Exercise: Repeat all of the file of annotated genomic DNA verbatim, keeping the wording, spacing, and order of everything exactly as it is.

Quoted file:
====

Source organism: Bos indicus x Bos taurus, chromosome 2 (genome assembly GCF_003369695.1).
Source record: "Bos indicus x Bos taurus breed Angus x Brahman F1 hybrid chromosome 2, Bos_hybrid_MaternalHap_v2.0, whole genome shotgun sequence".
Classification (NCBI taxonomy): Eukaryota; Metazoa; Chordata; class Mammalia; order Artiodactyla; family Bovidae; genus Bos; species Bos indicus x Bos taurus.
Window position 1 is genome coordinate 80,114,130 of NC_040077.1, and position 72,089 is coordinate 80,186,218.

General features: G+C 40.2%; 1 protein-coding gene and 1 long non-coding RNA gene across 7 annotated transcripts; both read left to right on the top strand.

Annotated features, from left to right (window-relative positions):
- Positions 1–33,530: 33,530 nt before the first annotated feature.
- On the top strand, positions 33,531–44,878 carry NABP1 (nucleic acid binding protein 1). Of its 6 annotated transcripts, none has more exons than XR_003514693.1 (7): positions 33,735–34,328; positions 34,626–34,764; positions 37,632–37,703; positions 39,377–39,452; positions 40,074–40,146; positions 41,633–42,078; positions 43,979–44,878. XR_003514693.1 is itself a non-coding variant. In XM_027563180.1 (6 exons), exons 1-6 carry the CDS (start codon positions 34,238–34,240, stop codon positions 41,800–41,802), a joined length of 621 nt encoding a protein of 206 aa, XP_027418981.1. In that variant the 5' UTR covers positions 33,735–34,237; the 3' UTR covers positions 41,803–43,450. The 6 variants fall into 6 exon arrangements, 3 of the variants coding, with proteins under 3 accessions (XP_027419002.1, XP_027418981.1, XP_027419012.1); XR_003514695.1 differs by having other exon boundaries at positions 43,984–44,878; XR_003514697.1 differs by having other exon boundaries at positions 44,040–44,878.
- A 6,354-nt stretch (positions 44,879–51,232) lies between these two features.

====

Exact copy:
Source organism: Bos indicus x Bos taurus, chromosome 2 (genome assembly GCF_003369695.1).
Source record: "Bos indicus x Bos taurus breed Angus x Brahman F1 hybrid chromosome 2, Bos_hybrid_MaternalHap_v2.0, whole genome shotgun sequence".
Classification (NCBI taxonomy): Eukaryota; Metazoa; Chordata; class Mammalia; order Artiodactyla; family Bovidae; genus Bos; species Bos indicus x Bos taurus.
Window position 1 is genome coordinate 80,114,130 of NC_040077.1, and position 72,089 is coordinate 80,186,218.

General features: G+C 40.2%; 1 protein-coding gene and 1 long non-coding RNA gene across 7 annotated transcripts; both read left to right on the top strand.

Annotated features, from left to right (window-relative positions):
- Positions 1–33,530: 33,530 nt before the first annotated feature.
- On the top strand, positions 33,531–44,878 carry NABP1 (nucleic acid binding protein 1). Of its 6 annotated transcripts, none has more exons than XR_003514693.1 (7): positions 33,735–34,328; positions 34,626–34,764; positions 37,632–37,703; positions 39,377–39,452; positions 40,074–40,146; positions 41,633–42,078; positions 43,979–44,878. XR_003514693.1 is itself a non-coding variant. In XM_027563180.1 (6 exons), exons 1-6 carry the CDS (start codon positions 34,238–34,240, stop codon positions 41,800–41,802), a joined length of 621 nt encoding a protein of 206 aa, XP_027418981.1. In that variant the 5' UTR covers positions 33,735–34,237; the 3' UTR covers positions 41,803–43,450. The 6 variants fall into 6 exon arrangements, 3 of the variants coding, with proteins under 3 accessions (XP_027419002.1, XP_027418981.1, XP_027419012.1); XR_003514695.1 differs by having other exon boundaries at positions 43,984–44,878; XR_003514697.1 differs by having other exon boundaries at positions 44,040–44,878.
- A 6,354-nt stretch (positions 44,879–51,232) lies between these two features.